Community mourns heroic ‘hotshot’ crew

Nineteen hotshot firemen lost their lives June 30 battling the fire. Mourners made a makeshift memorial for the firefighters on a chain-link fence across from Granite Mountain Interagency Hot Shot Crew firehouse in Prescott. (J.D. Long-García/CATHOLIC SUN)
Nineteen hotshot firemen lost their lives June 30 battling the fire. Mourners made a makeshift memorial for the firefighters on a chain-link fence across from Granite Mountain Interagency Hot Shot Crew firehouse in Prescott. (J.D. Long-García/CATHOLIC SUN)

PRESCOTT — The chain-link fence on the corner of 6th and East Z streets is covered with photographs and notes and American flags.

The Yarnell Hill fire burned most of the wooden cross on which a large corpus hangs at St. Joseph Shrine. The flames destroyed the gift shop and seared other parts of the Stations of the Cross, which are set up among boulders. (J.D. Long-García/CATHOLIC SUN)
The Yarnell Hill fire burned most of the wooden cross on which a large corpus hangs at St. Joseph Shrine. The flames destroyed the gift shop and seared other parts of the Stations of the Cross, which are set up among boulders. (J.D. Long-García/CATHOLIC SUN)

The 300-foot makeshift memorial honors the 19 hotshot firemen who lost their lives battling the Yarnell Hill fire June 30. Mourners set up 19 steel crosses with 19 roses, left a toy fire truck and statuettes of firefighters and angels.

“We thank you, the Prescott hotshots, for your unselfish actions to protect all of us,” one sign read. “We are praying that the God of all comfort would surround your precious families and friends.”

Prescott residents set up the memorial across the street from the Granite Mountain Interagency Hot Shot Crew firehouse.

Auxiliary Bishop Eduardo A. Nevares celebrated a memorial Mass for the 19 firefighters July 11 at Sacred Heart Parish. Claretian Father Darrin Merlino, interim pastor of the parish, said the firefighters acted out of love.

“We can’t forget the heroes who didn’t lose their lives,” Fr. Merlino said in his homily. “We need to honor those who died, but also those who lived.”

It had been 80 years since so many firefighters died in the United States battling a wild-land blaze. The fast-moving wildfire trapped the crew when the winds shifted, turning the flames toward them.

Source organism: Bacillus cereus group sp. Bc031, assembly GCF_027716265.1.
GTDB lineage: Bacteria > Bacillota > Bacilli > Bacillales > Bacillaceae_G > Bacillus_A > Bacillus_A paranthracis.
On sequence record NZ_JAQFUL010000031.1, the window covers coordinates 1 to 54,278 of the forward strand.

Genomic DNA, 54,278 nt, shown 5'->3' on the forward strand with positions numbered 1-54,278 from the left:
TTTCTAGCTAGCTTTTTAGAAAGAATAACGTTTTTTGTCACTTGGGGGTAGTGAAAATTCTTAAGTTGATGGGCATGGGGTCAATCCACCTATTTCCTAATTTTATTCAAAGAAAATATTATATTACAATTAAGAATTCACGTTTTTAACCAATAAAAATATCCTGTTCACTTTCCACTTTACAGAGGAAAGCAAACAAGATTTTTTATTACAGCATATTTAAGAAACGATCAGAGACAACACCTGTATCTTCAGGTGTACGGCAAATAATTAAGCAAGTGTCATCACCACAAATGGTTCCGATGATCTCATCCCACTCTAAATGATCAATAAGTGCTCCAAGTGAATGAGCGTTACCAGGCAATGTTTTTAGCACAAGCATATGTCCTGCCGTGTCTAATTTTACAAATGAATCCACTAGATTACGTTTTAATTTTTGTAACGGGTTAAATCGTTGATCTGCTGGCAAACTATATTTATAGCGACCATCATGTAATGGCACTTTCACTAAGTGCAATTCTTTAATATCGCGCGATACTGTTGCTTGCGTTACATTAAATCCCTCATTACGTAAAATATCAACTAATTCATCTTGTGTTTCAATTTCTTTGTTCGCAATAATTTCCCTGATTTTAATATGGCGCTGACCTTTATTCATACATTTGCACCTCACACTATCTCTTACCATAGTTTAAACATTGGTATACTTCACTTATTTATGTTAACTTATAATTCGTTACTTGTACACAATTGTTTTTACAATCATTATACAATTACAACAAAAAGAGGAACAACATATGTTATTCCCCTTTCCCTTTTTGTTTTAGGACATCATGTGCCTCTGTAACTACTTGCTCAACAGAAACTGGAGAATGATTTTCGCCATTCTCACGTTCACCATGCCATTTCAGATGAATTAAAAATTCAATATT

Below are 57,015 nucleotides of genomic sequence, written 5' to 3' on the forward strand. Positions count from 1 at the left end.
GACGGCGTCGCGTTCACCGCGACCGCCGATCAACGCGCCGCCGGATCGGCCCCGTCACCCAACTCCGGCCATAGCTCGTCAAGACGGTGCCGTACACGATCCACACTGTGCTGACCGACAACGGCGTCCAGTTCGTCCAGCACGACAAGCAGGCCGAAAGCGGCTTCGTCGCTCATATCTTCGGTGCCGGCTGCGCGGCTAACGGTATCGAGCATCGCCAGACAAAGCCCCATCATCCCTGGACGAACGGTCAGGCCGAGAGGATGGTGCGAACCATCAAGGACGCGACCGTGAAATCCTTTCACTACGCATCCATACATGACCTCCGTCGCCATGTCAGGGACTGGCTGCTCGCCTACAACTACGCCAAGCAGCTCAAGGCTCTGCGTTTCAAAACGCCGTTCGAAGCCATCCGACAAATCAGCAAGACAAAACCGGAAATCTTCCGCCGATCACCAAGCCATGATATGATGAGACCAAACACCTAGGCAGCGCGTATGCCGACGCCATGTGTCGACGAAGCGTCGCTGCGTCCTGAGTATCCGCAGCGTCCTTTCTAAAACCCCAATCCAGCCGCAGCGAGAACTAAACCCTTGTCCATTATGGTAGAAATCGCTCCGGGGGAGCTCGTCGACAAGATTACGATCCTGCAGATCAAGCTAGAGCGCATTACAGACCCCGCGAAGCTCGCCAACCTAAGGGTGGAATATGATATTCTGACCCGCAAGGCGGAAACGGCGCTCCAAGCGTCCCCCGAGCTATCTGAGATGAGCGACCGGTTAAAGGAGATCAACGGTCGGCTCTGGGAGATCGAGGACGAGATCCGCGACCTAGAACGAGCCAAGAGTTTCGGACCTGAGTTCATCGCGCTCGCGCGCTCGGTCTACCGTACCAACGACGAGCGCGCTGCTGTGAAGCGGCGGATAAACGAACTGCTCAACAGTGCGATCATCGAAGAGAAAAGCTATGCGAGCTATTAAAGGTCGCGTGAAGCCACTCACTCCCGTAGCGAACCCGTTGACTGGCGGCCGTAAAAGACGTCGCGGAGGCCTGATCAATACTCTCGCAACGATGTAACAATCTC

“They were guys like us who like to drink beer and eat pizza,” Fr. Merlino said. “But they had a selfless love I hope we can one day emulate.”

Two days earlier, Vice President Joe Biden addressed a Prescott Valley arena packed with 6,000 for a memorial service. Of the 19, he said, “Firefighting isn’t what they did. It is who they were.” The vice president praised their families for supporting them in such dangerous work.

Bishop Nevares challenged those gathered at Sacred Heart Parish to “commit in your heart to be there for their families, who are distraught.”

“It is the time to live out the love Christ calls us to,” he said. “May this death bring forth new life in Christ.”

Fr. Raul Lopez, parochial vicar of St Mary Mediatrix Mission in Yarnell, said he “lost everything but my faith” in the fire. The priest’s house and all his belongings burned and he’s now living with the Claretians in Prescott.

While the fire did not reach the mission, it did reach St. Joseph’s Shrine. The fire burned down the shrine gift shop, their storage, maintenance building and meeting area.

The fire also seared parts of the Stations of the Cross, which are set up among boulders. It charred some railing and some of the crosses on which the ceramic stations were hung. The flames destroyed nearly half of the cross on which a large statue of Christ’s corpus is hung. The corpus itself, however, seems relatively undamaged.

Fr. Lopez said he had three words to express to the fallen firemen: thanks, peace and glory.

“Thanks from the bottom of our hearts, peace to your souls,” he said. “And glory forever and ever.”